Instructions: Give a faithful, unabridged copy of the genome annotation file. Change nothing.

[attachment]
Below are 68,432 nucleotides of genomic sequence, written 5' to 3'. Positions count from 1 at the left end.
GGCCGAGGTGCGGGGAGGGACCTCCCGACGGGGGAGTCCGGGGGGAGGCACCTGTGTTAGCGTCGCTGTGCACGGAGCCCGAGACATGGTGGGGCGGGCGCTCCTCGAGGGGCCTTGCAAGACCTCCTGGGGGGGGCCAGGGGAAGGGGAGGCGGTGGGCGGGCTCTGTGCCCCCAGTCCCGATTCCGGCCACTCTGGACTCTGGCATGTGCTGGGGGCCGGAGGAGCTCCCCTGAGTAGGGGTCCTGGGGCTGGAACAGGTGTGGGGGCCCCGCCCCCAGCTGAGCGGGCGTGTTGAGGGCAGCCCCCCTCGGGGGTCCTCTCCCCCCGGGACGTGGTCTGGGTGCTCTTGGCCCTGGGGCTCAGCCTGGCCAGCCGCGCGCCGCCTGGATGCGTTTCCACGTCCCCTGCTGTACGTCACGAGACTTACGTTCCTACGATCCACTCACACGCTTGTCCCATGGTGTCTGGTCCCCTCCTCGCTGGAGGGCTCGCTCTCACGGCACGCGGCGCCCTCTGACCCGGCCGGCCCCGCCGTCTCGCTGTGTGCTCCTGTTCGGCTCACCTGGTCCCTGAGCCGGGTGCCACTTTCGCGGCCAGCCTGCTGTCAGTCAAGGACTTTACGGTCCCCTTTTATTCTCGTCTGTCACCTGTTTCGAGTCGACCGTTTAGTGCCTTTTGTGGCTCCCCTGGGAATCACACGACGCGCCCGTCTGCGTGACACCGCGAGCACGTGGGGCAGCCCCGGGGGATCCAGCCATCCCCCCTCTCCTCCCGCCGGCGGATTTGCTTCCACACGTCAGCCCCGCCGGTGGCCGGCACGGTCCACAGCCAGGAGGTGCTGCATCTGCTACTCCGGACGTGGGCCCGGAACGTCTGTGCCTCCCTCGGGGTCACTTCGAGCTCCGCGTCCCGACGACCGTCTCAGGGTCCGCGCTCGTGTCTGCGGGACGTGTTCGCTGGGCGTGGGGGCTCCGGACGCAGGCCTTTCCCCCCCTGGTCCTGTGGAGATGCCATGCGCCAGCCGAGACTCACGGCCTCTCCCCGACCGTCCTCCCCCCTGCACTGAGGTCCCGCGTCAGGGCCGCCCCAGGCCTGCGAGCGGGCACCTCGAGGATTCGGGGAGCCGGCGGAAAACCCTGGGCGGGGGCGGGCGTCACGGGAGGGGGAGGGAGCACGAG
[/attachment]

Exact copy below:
Below are 68,432 nucleotides of genomic sequence, written 5' to 3'. Positions count from 1 at the left end.
GGCCGAGGTGCGGGGAGGGACCTCCCGACGGGGGAGTCCGGGGGGAGGCACCTGTGTTAGCGTCGCTGTGCACGGAGCCCGAGACATGGTGGGGCGGGCGCTCCTCGAGGGGCCTTGCAAGACCTCCTGGGGGGGGCCAGGGGAAGGGGAGGCGGTGGGCGGGCTCTGTGCCCCCAGTCCCGATTCCGGCCACTCTGGACTCTGGCATGTGCTGGGGGCCGGAGGAGCTCCCCTGAGTAGGGGTCCTGGGGCTGGAACAGGTGTGGGGGCCCCGCCCCCAGCTGAGCGGGCGTGTTGAGGGCAGCCCCCCTCGGGGGTCCTCTCCCCCCGGGACGTGGTCTGGGTGCTCTTGGCCCTGGGGCTCAGCCTGGCCAGCCGCGCGCCGCCTGGATGCGTTTCCACGTCCCCTGCTGTACGTCACGAGACTTACGTTCCTACGATCCACTCACACGCTTGTCCCATGGTGTCTGGTCCCCTCCTCGCTGGAGGGCTCGCTCTCACGGCACGCGGCGCCCTCTGACCCGGCCGGCCCCGCCGTCTCGCTGTGTGCTCCTGTTCGGCTCACCTGGTCCCTGAGCCGGGTGCCACTTTCGCGGCCAGCCTGCTGTCAGTCAAGGACTTTACGGTCCCCTTTTATTCTCGTCTGTCACCTGTTTCGAGTCGACCGTTTAGTGCCTTTTGTGGCTCCCCTGGGAATCACACGACGCGCCCGTCTGCGTGACACCGCGAGCACGTGGGGCAGCCCCGGGGGATCCAGCCATCCCCCCTCTCCTCCCGCCGGCGGATTTGCTTCCACACGTCAGCCCCGCCGGTGGCCGGCACGGTCCACAGCCAGGAGGTGCTGCATCTGCTACTCCGGACGTGGGCCCGGAACGTCTGTGCCTCCCTCGGGGTCACTTCGAGCTCCGCGTCCCGACGACCGTCTCAGGGTCCGCGCTCGTGTCTGCGGGACGTGTTCGCTGGGCGTGGGGGCTCCGGACGCAGGCCTTTCCCCCCCTGGTCCTGTGGAGATGCCATGCGCCAGCCGAGACTCACGGCCTCTCCCCGACCGTCCTCCCCCCTGCACTGAGGTCCCGCGTCAGGGCCGCCCCAGGCCTGCGAGCGGGCACCTCGAGGATTCGGGGAGCCGGCGGAAAACCCTGGGCGGGGGCGGGCGTCACGGGAGGGGGAGGGAGCACGAG